Simanaitis Says

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ETYMOLOGY: JINGOISTIC, JINGOISM

THE WORD “JINGOISTIC” came to mind, even before Trump’s trumped-up photo op at the West Point commencement on June 13, 2020. It might have been my memory of him standing with tanks nearby at Lincoln Memorial on July 4, 2019.

Above, image of a Bradley fighting vehicle from nbcnews.com, July 6, 2019. Below, image from nydailynews.com, June 14, 2020.


Merriam-Webster defines “jingoism’ as “extreme chauvinism or nationalism marked especially by a belligerent foreign policy.”

Its Etymology. For such an antagonistic notion, “jingoism” has origin in English music halls: Back during the Russo-Turkish War of 1877-1878, many Brits were hostile to Russia and a music hall refrain went, “We don’t want to fight,/Yet by jingo if we do,/We’ve got the ships, we’ve got the men,/We’ve got the money, too!”

So then what about “by jingo”?

M-W says, “The jingo in the tune is probably a euphemism for Jesus.” Akin, perhaps, to “zounds” for “His wounds,” or “darn” for “damn.”

Etymology Gets Complex. Wikipedia offers another possibility: It says, “The full expression is ‘By the living Jingo’ ”

St. Gangulphus of Burgundy, Jingo for short, was a Christian martyr with quite a tale to tell: This 8th-century Burgundian courtier has documented existence in a deed dated 762 A.D. from the court of Pepin the Short.

Pippins Galore. By the way, this reminds me of John Steinbeck’s novel, The Short Reign of Pippin IV: A Fabrication. It’s a 1950s’ satire of French, American, and human relations. And a delight.

The Short Reign of Pippin IV: A Fabrication, by John Steinbeck, Viking, 1957.

I’m unsure where my copy is. More’s the pity; I see a First Edition, First Printing lists today at $954.83.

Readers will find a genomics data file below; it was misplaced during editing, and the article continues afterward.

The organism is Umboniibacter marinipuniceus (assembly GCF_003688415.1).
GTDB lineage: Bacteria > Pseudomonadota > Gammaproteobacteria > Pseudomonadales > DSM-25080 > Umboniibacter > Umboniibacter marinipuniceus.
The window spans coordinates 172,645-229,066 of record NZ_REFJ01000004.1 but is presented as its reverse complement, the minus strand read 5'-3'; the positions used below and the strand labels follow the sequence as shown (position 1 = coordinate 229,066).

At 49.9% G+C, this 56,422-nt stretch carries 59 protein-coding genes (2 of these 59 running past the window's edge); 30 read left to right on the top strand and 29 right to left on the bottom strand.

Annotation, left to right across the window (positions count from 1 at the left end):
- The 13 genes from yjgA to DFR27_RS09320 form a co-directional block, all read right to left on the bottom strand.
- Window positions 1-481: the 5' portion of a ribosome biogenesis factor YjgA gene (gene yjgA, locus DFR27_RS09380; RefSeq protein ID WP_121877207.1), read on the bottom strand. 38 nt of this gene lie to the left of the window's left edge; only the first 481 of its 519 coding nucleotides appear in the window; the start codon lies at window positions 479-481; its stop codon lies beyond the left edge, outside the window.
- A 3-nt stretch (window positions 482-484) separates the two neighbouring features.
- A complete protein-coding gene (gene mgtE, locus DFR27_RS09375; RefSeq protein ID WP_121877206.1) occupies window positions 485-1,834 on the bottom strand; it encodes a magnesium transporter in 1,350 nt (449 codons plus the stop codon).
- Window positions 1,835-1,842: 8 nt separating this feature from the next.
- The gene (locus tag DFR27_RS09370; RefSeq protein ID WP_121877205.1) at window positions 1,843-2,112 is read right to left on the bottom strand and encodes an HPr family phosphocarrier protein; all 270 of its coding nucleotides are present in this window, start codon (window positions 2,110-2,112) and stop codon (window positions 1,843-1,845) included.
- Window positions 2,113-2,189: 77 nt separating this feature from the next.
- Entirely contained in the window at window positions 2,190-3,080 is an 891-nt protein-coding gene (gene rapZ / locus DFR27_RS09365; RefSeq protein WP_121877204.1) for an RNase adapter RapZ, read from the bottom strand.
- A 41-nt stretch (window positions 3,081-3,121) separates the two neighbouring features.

There was also Pippin, the 1972 musical about Prince Pippin and his father Charlemagne. Wikipedia notes, “As of April 2019, the original run of Pippin is the 36th longest-running Broadway show.”

Pippin, remastered original cast recording, CD, 2000.

Back to Jingo. According to Wikipedia, Jingo… er… Saint Gangulfus “was known for his great honesty, chastity, and propriety, and visited churches and read religious texts, avoiding the company of libertines…. When it came time to marry, he chose a woman who did not share his virtues.”

Isn’t it always the way?

On one of his evangelistic trips, Jingo bought a property having a fountain of fresh and good water. When he got home, poking a stick in the soil he miraculously created another fine fountain.

Saint Gangulphus aka Gangolf aka Jingo, died c. 760 A.D. Image by the Meister von Meßkirch, ca. 1535.

Alas, Mrs. Jingo had been carrying on with a local priest. She protested, so Jingo let God do the judging: When she dipped her hand in the fountain, its water scalded her. Jingo swore off relations with her and exiled the priest.

Later, the lover/priest returned and attempted to kill Jingo, and this is where the story gets interesting. According to The Ingoldsby Legends, or Mirth and Marvel,, 1840, 1842, 1847, 1879, and 1885, Jingo was martyred by being hacked into pieces, but the pieces animated and hopped up to accuse his murderer.

That’s quite a bit of mirth and marvel, I’d say.

Nothing this dramatic occurs with modern jingoism. Just some dude at the Lincoln Memorial next to tanks, and preaching to West Point grads even when his bone spurs seem to ache. ds

© Dennis Simanaitis, SimanaitisSays.com, 2020

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